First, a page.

Today, the number of small- and medium-sized biotech and pharmaceutical companies whose core business is the discovery of novel pharmaceutical lead compounds is also increasing and most of them are providing some of the big pharmaceutical and biotech companies with extracts of natural products. For example, the Australian-based company Cerylid Biosciences Ltd has a very extensive library that contains 750,000 extracts. About 80 to 90% of these samples have been collected in Australia and the rest comes from countries such as Malaysia (Sarawak) and Papua New Guinea. Cerylid is also an example of the many firms that have obtained biological samples through collectors such as the Royal Botanic Gardens and the Australian Institute of Marine Sciences. These and other collectors usually establish benefit-sharing agreements with the provider or owner of the resource and a local government agency that include short-term payments and the promise of royalties if products are developed and commercialized. These are examples of ‘best practices’. Nevertheless, it is also important to keep in mind that there are also companies that take the opposite approach with activities that fall within the realm of biopiracy.
While some organizations have recently experienced a renaissance in their interest for genetic resources, others' interest has not flagged. Some have been committed to both the potential offered by these resources, and the ideals of benefit sharing with providers of these resources, for many years. Research organizations such as the United States National Cancer Institute (NCI), aware of the potential of natural products as source of treatments for cancer, have continuously and consistently commissioned botanical gardens and universities to collect biological samples of plants and terrestrial and marine microorganisms, from over 35 countries for the last 40 years (see NCI Chapter No. 6, this volume). About four years before the CBD was drafted the NCI pioneered the use of Letters of Collection (LOC) that proposed benefit-sharing terms in the event of the licensing and development of a promising drug candidate. So far 14 countries10 have signed LOCs. Nevertheless, the NCI is committed to the terms of the LOC irrespective of whether or not an official agreement has been signed (pers. comm. G. Cragg, 18 April 2005). Biological samples collected by the NCI are stored in its Natural Products Repository in Frederick, MD (USA). Pharmaceutical companies such as Aphios Corporation have signed Material Transfer Agreements with the NCI (in 2004) in order to access its natural products repository and they are required by the NCI to comply with the terms of LOCs if products are developed and marketed from the samples covered by these agreements.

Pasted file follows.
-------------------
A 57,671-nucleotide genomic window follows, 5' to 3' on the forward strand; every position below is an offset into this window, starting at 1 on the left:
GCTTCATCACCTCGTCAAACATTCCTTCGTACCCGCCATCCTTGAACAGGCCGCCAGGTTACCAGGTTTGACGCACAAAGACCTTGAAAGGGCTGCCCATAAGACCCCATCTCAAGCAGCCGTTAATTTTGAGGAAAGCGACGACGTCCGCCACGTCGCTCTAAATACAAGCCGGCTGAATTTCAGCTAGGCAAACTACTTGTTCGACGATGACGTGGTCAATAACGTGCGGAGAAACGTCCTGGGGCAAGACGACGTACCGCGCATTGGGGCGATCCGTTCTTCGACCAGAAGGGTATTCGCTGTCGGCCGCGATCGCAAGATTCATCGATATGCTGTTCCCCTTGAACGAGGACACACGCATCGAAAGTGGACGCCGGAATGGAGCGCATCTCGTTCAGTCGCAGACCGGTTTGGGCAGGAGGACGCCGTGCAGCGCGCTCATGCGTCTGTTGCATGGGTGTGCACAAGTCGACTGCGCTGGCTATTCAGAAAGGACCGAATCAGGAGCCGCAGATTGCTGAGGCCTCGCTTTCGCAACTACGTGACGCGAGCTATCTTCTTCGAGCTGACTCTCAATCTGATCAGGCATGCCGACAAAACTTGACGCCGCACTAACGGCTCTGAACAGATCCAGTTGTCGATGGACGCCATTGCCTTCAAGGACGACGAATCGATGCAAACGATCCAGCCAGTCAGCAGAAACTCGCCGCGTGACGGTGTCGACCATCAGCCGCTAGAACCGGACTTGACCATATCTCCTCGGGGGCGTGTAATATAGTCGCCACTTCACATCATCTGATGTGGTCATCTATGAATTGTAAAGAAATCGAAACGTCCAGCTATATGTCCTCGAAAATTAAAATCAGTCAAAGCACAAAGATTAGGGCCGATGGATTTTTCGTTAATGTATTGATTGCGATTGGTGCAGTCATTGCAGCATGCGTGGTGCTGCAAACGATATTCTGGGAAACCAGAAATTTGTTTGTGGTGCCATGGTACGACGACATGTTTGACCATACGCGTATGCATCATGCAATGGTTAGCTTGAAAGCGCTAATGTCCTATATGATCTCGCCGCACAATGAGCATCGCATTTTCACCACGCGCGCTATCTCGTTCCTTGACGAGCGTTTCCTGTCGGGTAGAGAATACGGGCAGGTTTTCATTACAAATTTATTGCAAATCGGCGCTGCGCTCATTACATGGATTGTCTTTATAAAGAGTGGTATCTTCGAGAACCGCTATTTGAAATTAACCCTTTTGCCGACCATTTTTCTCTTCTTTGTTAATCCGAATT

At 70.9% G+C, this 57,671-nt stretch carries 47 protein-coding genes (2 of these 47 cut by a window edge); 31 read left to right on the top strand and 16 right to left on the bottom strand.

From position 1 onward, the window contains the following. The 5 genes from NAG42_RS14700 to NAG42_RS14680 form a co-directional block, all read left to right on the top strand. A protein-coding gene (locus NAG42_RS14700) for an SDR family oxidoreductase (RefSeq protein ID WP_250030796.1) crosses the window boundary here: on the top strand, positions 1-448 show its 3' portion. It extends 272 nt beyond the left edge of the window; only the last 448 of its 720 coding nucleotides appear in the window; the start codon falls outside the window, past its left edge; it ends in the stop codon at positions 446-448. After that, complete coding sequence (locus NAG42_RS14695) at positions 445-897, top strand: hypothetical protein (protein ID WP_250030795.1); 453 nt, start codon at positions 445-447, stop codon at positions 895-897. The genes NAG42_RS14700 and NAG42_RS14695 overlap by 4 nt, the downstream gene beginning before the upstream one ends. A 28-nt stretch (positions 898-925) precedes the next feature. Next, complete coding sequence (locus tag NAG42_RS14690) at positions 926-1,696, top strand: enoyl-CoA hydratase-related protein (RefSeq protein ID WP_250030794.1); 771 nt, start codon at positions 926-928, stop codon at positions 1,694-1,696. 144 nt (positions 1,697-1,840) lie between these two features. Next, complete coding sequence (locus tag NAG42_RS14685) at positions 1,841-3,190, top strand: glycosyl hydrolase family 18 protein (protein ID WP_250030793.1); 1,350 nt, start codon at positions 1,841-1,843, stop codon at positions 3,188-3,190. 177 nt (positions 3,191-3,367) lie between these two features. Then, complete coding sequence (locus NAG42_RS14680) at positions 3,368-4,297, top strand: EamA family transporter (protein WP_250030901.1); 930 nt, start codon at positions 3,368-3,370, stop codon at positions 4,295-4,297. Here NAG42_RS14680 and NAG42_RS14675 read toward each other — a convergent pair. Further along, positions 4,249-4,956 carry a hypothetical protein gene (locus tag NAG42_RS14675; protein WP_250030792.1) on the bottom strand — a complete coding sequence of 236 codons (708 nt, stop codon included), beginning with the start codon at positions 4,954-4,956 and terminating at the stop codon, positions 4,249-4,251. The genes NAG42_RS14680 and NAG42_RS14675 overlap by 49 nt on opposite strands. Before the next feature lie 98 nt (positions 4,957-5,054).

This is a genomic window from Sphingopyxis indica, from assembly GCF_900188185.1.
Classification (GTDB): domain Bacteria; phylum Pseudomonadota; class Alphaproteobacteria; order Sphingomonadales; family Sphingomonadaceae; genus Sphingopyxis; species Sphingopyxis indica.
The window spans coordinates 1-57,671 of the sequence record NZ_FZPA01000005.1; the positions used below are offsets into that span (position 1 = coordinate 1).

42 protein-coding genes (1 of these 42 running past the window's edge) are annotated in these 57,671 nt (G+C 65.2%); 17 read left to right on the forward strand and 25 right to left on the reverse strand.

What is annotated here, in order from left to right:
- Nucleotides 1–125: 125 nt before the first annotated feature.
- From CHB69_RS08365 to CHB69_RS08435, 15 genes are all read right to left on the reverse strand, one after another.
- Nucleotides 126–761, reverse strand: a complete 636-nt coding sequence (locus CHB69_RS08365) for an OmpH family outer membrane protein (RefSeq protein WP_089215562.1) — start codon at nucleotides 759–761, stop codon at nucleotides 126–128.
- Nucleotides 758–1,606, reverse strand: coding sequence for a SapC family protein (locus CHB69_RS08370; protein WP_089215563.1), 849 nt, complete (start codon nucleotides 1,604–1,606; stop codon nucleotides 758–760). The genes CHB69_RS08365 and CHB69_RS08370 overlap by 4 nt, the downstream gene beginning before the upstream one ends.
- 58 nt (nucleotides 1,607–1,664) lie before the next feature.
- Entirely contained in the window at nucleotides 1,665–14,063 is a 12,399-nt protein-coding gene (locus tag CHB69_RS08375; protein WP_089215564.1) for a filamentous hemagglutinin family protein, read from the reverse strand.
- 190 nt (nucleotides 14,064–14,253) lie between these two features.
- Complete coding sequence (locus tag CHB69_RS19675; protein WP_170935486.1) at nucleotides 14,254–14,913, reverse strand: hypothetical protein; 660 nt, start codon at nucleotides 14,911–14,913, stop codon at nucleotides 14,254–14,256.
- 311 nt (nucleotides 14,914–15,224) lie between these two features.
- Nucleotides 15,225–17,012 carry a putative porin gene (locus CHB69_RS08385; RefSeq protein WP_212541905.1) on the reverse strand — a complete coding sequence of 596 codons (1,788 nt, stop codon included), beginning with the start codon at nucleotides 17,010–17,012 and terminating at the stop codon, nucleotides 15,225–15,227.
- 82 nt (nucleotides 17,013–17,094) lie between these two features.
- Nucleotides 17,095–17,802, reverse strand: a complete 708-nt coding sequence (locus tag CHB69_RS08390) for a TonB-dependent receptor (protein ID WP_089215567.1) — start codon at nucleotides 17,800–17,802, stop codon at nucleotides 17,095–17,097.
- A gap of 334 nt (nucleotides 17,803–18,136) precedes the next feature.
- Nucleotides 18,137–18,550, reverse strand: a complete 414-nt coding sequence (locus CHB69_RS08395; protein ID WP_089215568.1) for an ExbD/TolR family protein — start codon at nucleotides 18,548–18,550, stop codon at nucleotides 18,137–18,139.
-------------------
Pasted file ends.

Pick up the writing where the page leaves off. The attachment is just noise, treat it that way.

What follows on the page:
The NCI efforts and the CBD mandate have inspired a major international bioprospecting effort called the International Cooperative Biodiversity Groups (ICBGs). Since 1993, the ICBGs have facilitated the participation of 14 major biotech and pharmaceutical companies11 in bioprospecting projects carried out, currently being implemented, or in planning stages in over 20 countries.12 These projects have delivered mixed results and accomplishments (Rosenthal 1999, Brush and Carrizosa 2004, Larson-Guerra et al. 2004, http://www.fic.nih.gov/programs/icbg.html). The Panamanian ICBG (see Chapter No. 7, this volume) describes the scientific implications of the contract negotiation of the ICBG in Panama, one of the most successful ever implemented.
Terrestrial organisms, particularly plants and microorganisms, have been the basis of early developed biotechnology products and continue to be the source of new products, albeit with declining rates of success. Terrestrial microorganisms, for example, have yielded over 120 of today's most important medicines, however, intensive studies of soil microorganisms repeatedly yield species which produce previously described compounds (Jensen and Fenical 2000). Consequently, many scientists have turned their attention to the potential offered by marine organisms and microorganisms, including the so-called extremophiles that are found in extreme habitats where most organisms are not able to survive. Furthermore, in the last few years, scientists have accumulated enough evidence to demonstrate that terrestrial and marine organisms that were thought to be the source of active compounds are just the hosts of microorganisms that are the true producers of these compounds (see NCI Chapter No. 6, this volume). This finding has interesting implications for the sustainable supply of compounds needed for clinical trials and the development of end products.
This chapter first provides an overview of the potential offered by marine organisms, extremophiles, and symbionts that are renewing the interest of bioprospecting efforts worldwide. Increasing scientific evidence reveals the role of symbionts as the real producers of natural products. This and other findings will have key implications for the development of ABS agreements. Following this review the impact of science and modern technologies on the discovery process of natural products is examined. Finally, the chapter concludes with an overview and analysis of selected scientific issues that are likely to influence the negotiation of ABS agreements in the future.